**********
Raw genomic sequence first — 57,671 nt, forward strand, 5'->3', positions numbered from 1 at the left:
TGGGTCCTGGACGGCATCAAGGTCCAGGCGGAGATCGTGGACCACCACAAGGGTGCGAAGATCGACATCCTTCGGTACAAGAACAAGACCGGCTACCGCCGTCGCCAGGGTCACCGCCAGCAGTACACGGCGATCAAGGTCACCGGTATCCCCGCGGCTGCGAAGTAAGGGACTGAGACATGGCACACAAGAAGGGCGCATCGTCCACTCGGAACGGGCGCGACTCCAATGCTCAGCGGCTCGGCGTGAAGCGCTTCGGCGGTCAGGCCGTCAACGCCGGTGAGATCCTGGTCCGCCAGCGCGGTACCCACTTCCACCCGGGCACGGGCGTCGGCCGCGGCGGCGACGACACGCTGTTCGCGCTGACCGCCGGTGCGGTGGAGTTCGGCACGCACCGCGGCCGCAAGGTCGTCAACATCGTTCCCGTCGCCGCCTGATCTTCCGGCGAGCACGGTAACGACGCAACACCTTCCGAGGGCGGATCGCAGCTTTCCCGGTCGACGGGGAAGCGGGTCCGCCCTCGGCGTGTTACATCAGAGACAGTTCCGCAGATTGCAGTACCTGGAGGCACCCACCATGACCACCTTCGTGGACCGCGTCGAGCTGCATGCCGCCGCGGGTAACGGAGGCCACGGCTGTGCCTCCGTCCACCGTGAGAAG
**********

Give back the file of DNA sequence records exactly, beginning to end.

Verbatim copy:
Raw genomic sequence first — 57,671 nt, forward strand, 5'->3', positions numbered from 1 at the left:
TGGGTCCTGGACGGCATCAAGGTCCAGGCGGAGATCGTGGACCACCACAAGGGTGCGAAGATCGACATCCTTCGGTACAAGAACAAGACCGGCTACCGCCGTCGCCAGGGTCACCGCCAGCAGTACACGGCGATCAAGGTCACCGGTATCCCCGCGGCTGCGAAGTAAGGGACTGAGACATGGCACACAAGAAGGGCGCATCGTCCACTCGGAACGGGCGCGACTCCAATGCTCAGCGGCTCGGCGTGAAGCGCTTCGGCGGTCAGGCCGTCAACGCCGGTGAGATCCTGGTCCGCCAGCGCGGTACCCACTTCCACCCGGGCACGGGCGTCGGCCGCGGCGGCGACGACACGCTGTTCGCGCTGACCGCCGGTGCGGTGGAGTTCGGCACGCACCGCGGCCGCAAGGTCGTCAACATCGTTCCCGTCGCCGCCTGATCTTCCGGCGAGCACGGTAACGACGCAACACCTTCCGAGGGCGGATCGCAGCTTTCCCGGTCGACGGGGAAGCGGGTCCGCCCTCGGCGTGTTACATCAGAGACAGTTCCGCAGATTGCAGTACCTGGAGGCACCCACCATGACCACCTTCGTGGACCGCGTCGAGCTGCATGCCGCCGCGGGTAACGGAGGCCACGGCTGTGCCTCCGTCCACCGTGAGAAG